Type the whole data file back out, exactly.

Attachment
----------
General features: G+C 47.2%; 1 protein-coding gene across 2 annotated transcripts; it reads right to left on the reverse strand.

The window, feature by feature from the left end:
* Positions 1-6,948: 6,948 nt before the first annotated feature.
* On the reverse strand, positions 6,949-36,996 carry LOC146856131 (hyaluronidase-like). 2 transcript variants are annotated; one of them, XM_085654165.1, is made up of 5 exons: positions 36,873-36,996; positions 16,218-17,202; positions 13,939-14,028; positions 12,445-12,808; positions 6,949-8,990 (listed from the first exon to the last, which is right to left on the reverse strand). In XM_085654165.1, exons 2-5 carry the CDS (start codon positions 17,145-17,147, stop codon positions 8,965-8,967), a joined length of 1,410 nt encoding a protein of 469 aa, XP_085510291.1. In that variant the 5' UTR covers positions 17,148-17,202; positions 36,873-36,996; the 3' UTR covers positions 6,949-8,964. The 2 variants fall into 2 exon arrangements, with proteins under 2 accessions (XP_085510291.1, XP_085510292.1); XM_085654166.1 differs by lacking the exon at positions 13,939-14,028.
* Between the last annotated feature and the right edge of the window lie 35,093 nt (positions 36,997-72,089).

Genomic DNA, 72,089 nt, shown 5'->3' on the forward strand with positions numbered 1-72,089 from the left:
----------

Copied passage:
General features: G+C 47.2%; 1 protein-coding gene across 2 annotated transcripts; it reads right to left on the reverse strand.

The window, feature by feature from the left end:
* Positions 1-6,948: 6,948 nt before the first annotated feature.
* On the reverse strand, positions 6,949-36,996 carry LOC146856131 (hyaluronidase-like). 2 transcript variants are annotated; one of them, XM_085654165.1, is made up of 5 exons: positions 36,873-36,996; positions 16,218-17,202; positions 13,939-14,028; positions 12,445-12,808; positions 6,949-8,990 (listed from the first exon to the last, which is right to left on the reverse strand). In XM_085654165.1, exons 2-5 carry the CDS (start codon positions 17,145-17,147, stop codon positions 8,965-8,967), a joined length of 1,410 nt encoding a protein of 469 aa, XP_085510291.1. In that variant the 5' UTR covers positions 17,148-17,202; positions 36,873-36,996; the 3' UTR covers positions 6,949-8,964. The 2 variants fall into 2 exon arrangements, with proteins under 2 accessions (XP_085510291.1, XP_085510292.1); XM_085654166.1 differs by lacking the exon at positions 13,939-14,028.
* Between the last annotated feature and the right edge of the window lie 35,093 nt (positions 36,997-72,089).

Genomic DNA, 72,089 nt, shown 5'->3' on the forward strand with positions numbered 1-72,089 from the left: